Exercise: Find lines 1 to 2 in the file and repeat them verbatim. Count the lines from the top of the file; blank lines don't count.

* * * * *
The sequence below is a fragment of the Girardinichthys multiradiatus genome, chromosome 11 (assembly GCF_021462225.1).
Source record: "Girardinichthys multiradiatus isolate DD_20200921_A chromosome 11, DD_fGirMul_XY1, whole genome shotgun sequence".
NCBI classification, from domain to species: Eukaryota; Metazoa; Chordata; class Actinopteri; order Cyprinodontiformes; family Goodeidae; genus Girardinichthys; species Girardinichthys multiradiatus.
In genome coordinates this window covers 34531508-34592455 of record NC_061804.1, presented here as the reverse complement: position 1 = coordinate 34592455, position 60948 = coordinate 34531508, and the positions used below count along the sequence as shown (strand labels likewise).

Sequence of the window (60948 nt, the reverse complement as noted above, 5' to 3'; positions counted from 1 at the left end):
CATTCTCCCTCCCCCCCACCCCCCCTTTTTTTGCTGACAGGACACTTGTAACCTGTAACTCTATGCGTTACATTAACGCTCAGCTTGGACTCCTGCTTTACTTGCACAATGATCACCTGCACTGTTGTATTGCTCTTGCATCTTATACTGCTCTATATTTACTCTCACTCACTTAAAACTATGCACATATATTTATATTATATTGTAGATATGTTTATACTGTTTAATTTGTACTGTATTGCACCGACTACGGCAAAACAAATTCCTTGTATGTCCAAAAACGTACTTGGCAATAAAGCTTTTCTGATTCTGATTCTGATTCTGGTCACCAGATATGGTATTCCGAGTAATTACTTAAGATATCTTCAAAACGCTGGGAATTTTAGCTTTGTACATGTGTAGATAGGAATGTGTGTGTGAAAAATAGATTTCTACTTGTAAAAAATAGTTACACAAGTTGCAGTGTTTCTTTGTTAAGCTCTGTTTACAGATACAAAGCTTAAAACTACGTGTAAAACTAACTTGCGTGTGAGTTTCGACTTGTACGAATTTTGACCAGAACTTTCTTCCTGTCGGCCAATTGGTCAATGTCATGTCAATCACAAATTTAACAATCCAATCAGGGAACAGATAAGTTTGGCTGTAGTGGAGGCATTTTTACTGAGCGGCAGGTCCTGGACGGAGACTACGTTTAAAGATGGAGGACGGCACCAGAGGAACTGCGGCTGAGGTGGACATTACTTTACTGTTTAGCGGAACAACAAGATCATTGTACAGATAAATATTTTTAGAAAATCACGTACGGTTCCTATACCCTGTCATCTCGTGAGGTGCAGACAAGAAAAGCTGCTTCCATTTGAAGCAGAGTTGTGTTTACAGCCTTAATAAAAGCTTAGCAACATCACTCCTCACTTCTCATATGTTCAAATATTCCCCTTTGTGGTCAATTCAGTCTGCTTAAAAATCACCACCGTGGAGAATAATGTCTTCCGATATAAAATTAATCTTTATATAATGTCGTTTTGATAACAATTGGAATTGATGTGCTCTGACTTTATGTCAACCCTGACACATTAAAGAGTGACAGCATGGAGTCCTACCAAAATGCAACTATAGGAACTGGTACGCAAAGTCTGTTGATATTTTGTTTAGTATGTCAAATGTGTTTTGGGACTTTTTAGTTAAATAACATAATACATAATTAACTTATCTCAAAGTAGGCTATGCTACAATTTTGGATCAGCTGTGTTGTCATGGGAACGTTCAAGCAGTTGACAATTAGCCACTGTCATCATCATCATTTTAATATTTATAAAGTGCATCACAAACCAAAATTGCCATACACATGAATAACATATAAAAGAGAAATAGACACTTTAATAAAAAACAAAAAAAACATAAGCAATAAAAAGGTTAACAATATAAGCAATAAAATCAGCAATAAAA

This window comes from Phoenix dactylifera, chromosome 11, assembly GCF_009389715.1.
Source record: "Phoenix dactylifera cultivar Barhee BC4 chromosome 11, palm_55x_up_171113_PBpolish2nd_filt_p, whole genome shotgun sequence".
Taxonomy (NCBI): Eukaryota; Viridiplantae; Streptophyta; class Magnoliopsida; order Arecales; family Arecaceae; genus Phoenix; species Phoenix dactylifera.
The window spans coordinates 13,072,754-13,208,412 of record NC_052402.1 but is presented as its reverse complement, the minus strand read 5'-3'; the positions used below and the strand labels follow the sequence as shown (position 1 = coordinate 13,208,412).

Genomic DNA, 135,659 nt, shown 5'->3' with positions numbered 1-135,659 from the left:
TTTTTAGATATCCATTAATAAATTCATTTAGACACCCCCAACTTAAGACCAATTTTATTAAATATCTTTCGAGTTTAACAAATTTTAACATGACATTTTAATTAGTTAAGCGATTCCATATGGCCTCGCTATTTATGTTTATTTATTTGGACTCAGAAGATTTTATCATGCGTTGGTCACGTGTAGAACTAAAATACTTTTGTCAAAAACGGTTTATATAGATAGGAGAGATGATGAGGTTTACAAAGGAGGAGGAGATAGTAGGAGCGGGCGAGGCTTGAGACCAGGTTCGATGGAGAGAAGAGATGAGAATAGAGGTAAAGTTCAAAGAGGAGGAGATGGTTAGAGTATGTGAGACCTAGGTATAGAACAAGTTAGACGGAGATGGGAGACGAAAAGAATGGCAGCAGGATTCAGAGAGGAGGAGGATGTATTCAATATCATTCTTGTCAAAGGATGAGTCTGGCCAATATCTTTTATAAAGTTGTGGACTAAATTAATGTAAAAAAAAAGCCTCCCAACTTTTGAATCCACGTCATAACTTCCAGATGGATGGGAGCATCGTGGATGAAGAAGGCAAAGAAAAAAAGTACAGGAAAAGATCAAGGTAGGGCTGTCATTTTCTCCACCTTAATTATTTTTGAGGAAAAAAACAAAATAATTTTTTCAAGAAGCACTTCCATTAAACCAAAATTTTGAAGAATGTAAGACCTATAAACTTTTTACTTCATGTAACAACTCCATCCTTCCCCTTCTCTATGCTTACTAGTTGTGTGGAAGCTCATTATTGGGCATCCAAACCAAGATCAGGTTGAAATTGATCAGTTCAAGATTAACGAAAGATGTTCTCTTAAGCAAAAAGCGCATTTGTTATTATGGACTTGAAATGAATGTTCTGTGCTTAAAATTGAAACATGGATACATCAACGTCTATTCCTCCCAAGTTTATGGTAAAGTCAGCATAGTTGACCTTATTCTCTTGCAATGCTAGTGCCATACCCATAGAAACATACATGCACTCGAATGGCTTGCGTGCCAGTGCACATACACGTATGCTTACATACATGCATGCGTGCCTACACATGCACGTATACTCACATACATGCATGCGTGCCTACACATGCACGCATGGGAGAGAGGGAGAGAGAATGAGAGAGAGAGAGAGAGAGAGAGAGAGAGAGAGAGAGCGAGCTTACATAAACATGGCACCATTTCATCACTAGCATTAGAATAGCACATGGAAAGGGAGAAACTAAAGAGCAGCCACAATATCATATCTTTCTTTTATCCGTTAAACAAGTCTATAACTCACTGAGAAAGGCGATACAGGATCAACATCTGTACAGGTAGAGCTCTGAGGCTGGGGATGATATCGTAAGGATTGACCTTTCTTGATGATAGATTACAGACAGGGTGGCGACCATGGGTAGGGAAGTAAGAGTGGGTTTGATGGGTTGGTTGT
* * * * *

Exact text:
The sequence below is a fragment of the Girardinichthys multiradiatus genome, chromosome 11 (assembly GCF_021462225.1).
Source record: "Girardinichthys multiradiatus isolate DD_20200921_A chromosome 11, DD_fGirMul_XY1, whole genome shotgun sequence".